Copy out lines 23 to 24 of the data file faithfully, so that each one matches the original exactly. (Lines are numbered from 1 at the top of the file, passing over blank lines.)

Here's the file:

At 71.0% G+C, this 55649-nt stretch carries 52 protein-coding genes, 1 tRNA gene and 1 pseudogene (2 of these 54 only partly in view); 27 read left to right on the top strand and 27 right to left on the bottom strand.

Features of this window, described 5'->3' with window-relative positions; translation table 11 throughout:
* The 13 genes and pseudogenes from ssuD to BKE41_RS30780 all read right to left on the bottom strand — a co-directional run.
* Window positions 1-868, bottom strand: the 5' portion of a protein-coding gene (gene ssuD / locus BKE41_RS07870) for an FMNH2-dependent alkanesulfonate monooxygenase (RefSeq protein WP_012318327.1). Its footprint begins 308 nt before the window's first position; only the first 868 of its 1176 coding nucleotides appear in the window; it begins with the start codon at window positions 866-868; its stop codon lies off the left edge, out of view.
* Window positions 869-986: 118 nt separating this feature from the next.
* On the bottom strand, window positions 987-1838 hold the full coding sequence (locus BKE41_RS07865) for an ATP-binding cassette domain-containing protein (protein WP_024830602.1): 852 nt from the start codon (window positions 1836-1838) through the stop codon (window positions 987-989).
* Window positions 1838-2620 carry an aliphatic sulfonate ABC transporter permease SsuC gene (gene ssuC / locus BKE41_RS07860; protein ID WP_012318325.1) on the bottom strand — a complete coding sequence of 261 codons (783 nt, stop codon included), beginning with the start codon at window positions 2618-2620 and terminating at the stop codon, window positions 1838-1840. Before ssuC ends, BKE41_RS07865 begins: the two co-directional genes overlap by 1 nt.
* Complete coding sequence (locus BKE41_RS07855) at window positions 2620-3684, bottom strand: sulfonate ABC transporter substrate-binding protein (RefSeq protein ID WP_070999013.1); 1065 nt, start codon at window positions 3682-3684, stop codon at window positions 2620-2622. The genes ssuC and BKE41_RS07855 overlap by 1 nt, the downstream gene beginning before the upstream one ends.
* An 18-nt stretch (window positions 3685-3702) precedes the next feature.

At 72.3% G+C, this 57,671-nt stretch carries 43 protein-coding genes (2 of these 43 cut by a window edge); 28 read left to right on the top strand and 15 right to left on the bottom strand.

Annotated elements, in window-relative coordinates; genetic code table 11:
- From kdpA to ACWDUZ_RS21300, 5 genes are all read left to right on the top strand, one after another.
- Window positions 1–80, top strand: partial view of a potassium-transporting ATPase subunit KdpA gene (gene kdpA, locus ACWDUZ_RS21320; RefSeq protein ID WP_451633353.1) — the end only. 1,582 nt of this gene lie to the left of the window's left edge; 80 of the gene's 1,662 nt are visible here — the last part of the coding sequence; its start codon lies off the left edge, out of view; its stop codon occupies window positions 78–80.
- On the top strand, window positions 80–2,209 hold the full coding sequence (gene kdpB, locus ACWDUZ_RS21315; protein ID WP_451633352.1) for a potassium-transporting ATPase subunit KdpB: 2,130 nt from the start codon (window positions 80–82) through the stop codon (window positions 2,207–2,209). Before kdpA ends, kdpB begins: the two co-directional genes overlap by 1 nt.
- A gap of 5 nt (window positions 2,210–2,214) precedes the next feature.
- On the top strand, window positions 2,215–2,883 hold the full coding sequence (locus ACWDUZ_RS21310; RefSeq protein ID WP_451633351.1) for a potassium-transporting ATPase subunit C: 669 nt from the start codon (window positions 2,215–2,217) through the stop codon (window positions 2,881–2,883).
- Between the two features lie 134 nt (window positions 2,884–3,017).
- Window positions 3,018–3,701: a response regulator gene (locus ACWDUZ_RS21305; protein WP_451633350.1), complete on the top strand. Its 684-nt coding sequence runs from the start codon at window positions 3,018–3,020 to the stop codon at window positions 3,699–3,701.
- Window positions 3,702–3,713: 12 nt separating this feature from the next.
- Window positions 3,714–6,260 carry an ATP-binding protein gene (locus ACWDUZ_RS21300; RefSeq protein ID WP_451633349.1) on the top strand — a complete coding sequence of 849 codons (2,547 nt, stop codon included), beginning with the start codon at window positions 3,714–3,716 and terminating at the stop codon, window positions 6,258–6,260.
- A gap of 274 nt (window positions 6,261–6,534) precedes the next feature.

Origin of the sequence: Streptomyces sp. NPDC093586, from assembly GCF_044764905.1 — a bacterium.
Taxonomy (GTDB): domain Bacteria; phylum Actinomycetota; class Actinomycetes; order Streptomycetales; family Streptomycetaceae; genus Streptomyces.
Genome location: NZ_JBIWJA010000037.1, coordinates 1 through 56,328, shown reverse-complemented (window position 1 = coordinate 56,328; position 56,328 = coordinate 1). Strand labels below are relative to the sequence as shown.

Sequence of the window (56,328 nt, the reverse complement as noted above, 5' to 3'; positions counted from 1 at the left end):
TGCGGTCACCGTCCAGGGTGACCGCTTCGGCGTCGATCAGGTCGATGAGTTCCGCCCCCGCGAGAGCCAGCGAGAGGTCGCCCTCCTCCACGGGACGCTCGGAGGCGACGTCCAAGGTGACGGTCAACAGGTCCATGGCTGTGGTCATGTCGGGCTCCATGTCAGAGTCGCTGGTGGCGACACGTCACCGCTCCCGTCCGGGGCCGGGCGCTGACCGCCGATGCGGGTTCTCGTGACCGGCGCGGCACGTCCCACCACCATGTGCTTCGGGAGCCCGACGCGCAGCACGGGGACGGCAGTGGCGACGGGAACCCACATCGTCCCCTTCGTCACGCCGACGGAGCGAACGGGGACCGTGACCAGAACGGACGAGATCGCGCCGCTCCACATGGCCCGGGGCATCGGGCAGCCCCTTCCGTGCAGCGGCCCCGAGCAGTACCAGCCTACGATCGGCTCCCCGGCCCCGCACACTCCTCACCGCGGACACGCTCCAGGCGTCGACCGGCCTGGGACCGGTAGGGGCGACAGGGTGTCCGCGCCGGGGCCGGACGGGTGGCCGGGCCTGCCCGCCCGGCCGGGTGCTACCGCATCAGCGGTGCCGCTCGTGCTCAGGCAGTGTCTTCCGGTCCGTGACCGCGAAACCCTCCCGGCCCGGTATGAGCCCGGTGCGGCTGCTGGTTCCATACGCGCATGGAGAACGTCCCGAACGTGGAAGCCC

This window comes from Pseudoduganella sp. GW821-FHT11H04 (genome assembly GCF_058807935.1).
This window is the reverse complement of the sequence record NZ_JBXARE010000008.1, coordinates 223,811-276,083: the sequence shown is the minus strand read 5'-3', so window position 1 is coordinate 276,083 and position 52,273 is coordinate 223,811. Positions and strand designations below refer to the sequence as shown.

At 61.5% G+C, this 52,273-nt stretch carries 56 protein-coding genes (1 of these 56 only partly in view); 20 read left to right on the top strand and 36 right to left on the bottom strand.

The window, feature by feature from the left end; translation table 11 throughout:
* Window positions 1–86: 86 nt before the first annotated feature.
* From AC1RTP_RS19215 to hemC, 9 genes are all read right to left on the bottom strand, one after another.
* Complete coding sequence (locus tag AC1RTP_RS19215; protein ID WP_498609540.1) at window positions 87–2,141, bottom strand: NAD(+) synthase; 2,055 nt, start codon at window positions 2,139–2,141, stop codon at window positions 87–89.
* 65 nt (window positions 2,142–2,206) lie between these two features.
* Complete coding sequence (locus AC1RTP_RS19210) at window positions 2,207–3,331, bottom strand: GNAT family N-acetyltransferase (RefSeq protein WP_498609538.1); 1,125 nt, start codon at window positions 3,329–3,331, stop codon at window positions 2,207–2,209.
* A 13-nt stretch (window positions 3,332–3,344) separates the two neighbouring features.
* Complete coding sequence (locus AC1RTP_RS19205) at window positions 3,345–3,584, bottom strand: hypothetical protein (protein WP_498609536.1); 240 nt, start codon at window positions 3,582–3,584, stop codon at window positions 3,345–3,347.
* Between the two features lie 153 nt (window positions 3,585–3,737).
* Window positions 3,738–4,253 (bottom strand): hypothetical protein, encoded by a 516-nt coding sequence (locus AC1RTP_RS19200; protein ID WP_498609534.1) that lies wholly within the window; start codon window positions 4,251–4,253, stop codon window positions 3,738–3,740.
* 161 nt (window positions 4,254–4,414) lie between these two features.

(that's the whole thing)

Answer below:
Taxonomy (GTDB): domain Bacteria; phylum Actinomycetota; class Actinomycetes; order Streptomycetales; family Streptomycetaceae; genus Streptomyces.
Genome location: NZ_JBIWJA010000037.1, coordinates 1 through 56,328, shown reverse-complemented (window position 1 = coordinate 56,328; position 56,328 = coordinate 1). Strand labels below are relative to the sequence as shown.